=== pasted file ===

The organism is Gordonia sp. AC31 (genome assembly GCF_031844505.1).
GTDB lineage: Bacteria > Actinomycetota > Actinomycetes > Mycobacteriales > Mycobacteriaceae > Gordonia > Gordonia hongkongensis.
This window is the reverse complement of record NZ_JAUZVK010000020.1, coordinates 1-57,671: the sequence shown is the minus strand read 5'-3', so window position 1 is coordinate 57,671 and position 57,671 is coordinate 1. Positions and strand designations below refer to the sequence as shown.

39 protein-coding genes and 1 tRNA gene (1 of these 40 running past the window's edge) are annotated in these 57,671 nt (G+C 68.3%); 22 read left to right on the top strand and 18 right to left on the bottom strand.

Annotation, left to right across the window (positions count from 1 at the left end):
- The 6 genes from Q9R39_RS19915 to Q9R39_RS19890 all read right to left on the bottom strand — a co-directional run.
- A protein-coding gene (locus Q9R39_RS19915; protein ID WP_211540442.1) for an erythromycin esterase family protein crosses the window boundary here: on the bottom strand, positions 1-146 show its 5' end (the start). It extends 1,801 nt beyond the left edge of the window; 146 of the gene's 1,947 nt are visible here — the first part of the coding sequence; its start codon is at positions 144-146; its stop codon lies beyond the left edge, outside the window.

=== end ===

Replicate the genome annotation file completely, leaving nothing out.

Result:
The organism is Gordonia sp. AC31 (genome assembly GCF_031844505.1).
GTDB lineage: Bacteria > Actinomycetota > Actinomycetes > Mycobacteriales > Mycobacteriaceae > Gordonia > Gordonia hongkongensis.
This window is the reverse complement of record NZ_JAUZVK010000020.1, coordinates 1-57,671: the sequence shown is the minus strand read 5'-3', so window position 1 is coordinate 57,671 and position 57,671 is coordinate 1. Positions and strand designations below refer to the sequence as shown.

39 protein-coding genes and 1 tRNA gene (1 of these 40 running past the window's edge) are annotated in these 57,671 nt (G+C 68.3%); 22 read left to right on the top strand and 18 right to left on the bottom strand.

Annotation, left to right across the window (positions count from 1 at the left end):
- The 6 genes from Q9R39_RS19915 to Q9R39_RS19890 all read right to left on the bottom strand — a co-directional run.
- A protein-coding gene (locus Q9R39_RS19915; protein ID WP_211540442.1) for an erythromycin esterase family protein crosses the window boundary here: on the bottom strand, positions 1-146 show its 5' end (the start). It extends 1,801 nt beyond the left edge of the window; 146 of the gene's 1,947 nt are visible here — the first part of the coding sequence; its start codon is at positions 144-146; its stop codon lies beyond the left edge, outside the window.